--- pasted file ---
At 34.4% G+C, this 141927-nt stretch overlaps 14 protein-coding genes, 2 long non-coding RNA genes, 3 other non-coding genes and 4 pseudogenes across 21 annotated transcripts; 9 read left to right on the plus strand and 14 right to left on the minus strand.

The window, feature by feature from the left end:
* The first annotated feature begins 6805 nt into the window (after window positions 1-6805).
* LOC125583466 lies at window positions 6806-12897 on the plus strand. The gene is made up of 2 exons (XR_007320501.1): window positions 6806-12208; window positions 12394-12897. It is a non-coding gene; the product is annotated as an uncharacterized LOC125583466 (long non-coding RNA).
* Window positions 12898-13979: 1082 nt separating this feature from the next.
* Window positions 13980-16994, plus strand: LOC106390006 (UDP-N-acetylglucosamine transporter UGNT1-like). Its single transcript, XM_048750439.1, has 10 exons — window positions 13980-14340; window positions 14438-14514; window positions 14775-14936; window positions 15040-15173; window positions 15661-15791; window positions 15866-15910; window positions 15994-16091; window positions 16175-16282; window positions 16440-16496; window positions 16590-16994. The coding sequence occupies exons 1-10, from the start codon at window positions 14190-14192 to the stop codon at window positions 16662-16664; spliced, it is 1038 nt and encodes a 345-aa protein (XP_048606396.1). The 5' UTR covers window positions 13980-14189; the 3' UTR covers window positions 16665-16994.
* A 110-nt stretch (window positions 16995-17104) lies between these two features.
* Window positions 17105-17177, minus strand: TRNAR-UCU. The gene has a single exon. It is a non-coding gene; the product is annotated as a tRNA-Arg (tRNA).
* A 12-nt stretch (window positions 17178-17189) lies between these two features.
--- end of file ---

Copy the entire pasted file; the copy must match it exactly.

At 34.4% G+C, this 141927-nt stretch overlaps 14 protein-coding genes, 2 long non-coding RNA genes, 3 other non-coding genes and 4 pseudogenes across 21 annotated transcripts; 9 read left to right on the plus strand and 14 right to left on the minus strand.

The window, feature by feature from the left end:
* The first annotated feature begins 6805 nt into the window (after window positions 1-6805).
* LOC125583466 lies at window positions 6806-12897 on the plus strand. The gene is made up of 2 exons (XR_007320501.1): window positions 6806-12208; window positions 12394-12897. It is a non-coding gene; the product is annotated as an uncharacterized LOC125583466 (long non-coding RNA).
* Window positions 12898-13979: 1082 nt separating this feature from the next.
* Window positions 13980-16994, plus strand: LOC106390006 (UDP-N-acetylglucosamine transporter UGNT1-like). Its single transcript, XM_048750439.1, has 10 exons — window positions 13980-14340; window positions 14438-14514; window positions 14775-14936; window positions 15040-15173; window positions 15661-15791; window positions 15866-15910; window positions 15994-16091; window positions 16175-16282; window positions 16440-16496; window positions 16590-16994. The coding sequence occupies exons 1-10, from the start codon at window positions 14190-14192 to the stop codon at window positions 16662-16664; spliced, it is 1038 nt and encodes a 345-aa protein (XP_048606396.1). The 5' UTR covers window positions 13980-14189; the 3' UTR covers window positions 16665-16994.
* A 110-nt stretch (window positions 16995-17104) lies between these two features.
* Window positions 17105-17177, minus strand: TRNAR-UCU. The gene has a single exon. It is a non-coding gene; the product is annotated as a tRNA-Arg (tRNA).
* A 12-nt stretch (window positions 17178-17189) lies between these two features.